Paradoxical Ideas

boxSometimes the best ideas for solving problems are the exact opposite of what you might first think. These “paradoxical ideas” are useful to consider not only because they probably are effective, but also because they inspire us to think creatively and without preconceptions about a wide range of solutions.

Here are five that are particularly paradoxical:

1) Pay Alcoholics with Alcohol

A well-regarded Amsterdam program gets homeless alcoholics working again by paying them with beer. NY Times http://nyti.ms/1d06uno

2) Don’t Worry About Auto Safety

Why is there so much attention about auto safety and manufacturer recalls when nearly all accidents are caused by human error? Shouldn’t we worry more about that? NY Times http://nyti.ms/a5387k

3) Don’t Reduce Traffic Jams

Efforts to alleviate traffic jams only encourage more cars and create more sprawl. Traffic jams encourage ridership on more efficient mass transit. Wall Street Journal http://bit.ly/cDS0lE

4) Forget About Global Climate Agreements

Secretary of Energy Steven Chu argues that we should expend less efforts on international treaties and more effort on bilateral discussions with China. The US and China combined create 40% of the world’s pollution. An innovative, aggressive, bilateral treaty will represent great progress, and encourage other nations to join. Wired Magazine profile http://bit.ly/bttpI8

5) Never Punt 

Statistical analysis suggests that punting in football almost never pays off. Teams should never (or almost never) punt. Time Magazine http://nyti.ms/1bEVMFX

And as a bonus, how about this paradoxical idea?:

6) For Road Safety, Get Rid of Stoplights, Road Signs, Crosswalks

The “shared space” movement in Europe promotes road safety by getting rid of traffic laws, stoplights, road signs, and crosswalks. This encourages everyone to be careful and cooperate. It has been adopted in over 100 cities. Christian Science Monitor http://bit.ly/aR0jCV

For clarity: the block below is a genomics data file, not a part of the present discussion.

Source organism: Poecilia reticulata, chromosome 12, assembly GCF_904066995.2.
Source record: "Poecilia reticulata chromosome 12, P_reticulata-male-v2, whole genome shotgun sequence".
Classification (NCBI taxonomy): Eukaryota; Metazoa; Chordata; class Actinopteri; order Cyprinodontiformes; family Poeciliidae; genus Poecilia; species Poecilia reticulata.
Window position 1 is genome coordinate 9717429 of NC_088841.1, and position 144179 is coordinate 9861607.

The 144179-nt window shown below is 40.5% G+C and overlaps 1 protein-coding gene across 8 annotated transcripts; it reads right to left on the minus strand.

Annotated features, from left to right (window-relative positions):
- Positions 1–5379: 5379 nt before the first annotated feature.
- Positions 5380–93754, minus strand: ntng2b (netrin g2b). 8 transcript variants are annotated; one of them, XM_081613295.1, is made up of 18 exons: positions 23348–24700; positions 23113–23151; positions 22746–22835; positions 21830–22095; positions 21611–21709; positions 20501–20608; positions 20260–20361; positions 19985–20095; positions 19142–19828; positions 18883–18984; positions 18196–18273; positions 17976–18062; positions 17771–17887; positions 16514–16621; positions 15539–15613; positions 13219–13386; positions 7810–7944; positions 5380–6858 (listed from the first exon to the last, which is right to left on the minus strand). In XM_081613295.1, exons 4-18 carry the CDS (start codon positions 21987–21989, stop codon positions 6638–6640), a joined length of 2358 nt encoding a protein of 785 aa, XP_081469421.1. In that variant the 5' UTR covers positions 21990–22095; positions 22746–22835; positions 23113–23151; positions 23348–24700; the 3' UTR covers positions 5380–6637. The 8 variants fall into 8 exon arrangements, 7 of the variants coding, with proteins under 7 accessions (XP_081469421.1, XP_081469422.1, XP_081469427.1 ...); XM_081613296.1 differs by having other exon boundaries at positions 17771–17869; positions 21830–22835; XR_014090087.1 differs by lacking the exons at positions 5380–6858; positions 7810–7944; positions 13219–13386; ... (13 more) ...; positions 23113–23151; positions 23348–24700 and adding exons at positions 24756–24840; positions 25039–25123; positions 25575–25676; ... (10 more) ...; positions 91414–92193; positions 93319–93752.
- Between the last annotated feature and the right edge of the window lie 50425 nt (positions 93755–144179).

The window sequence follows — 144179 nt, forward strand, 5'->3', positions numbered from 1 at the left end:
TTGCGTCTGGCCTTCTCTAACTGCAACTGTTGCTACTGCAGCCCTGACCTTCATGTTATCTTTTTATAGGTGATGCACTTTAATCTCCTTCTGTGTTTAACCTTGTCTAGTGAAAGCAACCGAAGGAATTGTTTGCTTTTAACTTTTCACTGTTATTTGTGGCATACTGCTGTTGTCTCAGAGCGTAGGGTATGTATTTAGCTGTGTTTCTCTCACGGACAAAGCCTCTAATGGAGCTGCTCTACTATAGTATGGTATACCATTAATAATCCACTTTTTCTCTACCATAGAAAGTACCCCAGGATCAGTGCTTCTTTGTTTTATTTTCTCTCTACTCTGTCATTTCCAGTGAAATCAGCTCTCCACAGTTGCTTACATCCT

To comment or vote on these (or other) ideas – or add your own! – visit Good Ideas.

Five Good Ideas for Making Elections Fairer

voteAs disenchantment grows with the electoral process in America, there are many excellent ideas for making elections fairer — some actively in use in other countries. Here are five:

Fewer Voters: Statistically choosing a subset of voters will make elections cheaper, lead to more informed choices, insulate against money politics, and allow for more elections and democracy.

Establish Redistricting Commissions: A politically neutral redistrcting commission, such as California’s Citizens Redistricting Commission, will make Congressional races more balanced and Congress more centrist.

Rectangular Districts: To avoid gerrymandering (with districts with long tentacles), require that all Congressional districts need to be rectangular (dimensions depending on population).

Adopt “Alternative Voting”: “Alternative Voting”, such as employed in Australia, allows voters to designate their first and second choices. If the first choice loses, your second choice gets the vote. This favors third party candidates and increased competition.

Bypass the Electoral College: A national initiative seeks to bypass the Electoral College and elect the President via popular vote. Without amending the Constitution, it calls on states to commit all electoral votes to the candidate winning the popular vote.

 

To comment or vote on these (or other) ideas – or add your own! – visit Good Ideas.

Controling Methane

cowThe Obama Administration has unveiled new plans to cut methane involving oil and gas production, landfills, and cattle. Targeting methane makes sense: it is 20 times more potent than carbon dioxide as a greenhouse gas.

Policies to capture methane from oil and gas production are particularly timely given the current natural gas boom. A recent study shows a large increase in methane release — with methane levels over Texas as the highest of any state.  The Japanese are also developing technologies to use methane hydrate which also may result in increased methane release.

Cows are a major source of methane, both from manure and flatulance. HP researchers propose putting data centers near cow farms to use methane to power the center.  Others propose switching away from beef to other sources of protein, including rabbit production and kangaroo.

Methane is the classic bad news, good news story. It is really bad for the environment. It is also a really good energy source. Through better capture and reuse, we can avoid the problems and enjoy the benefits of methane.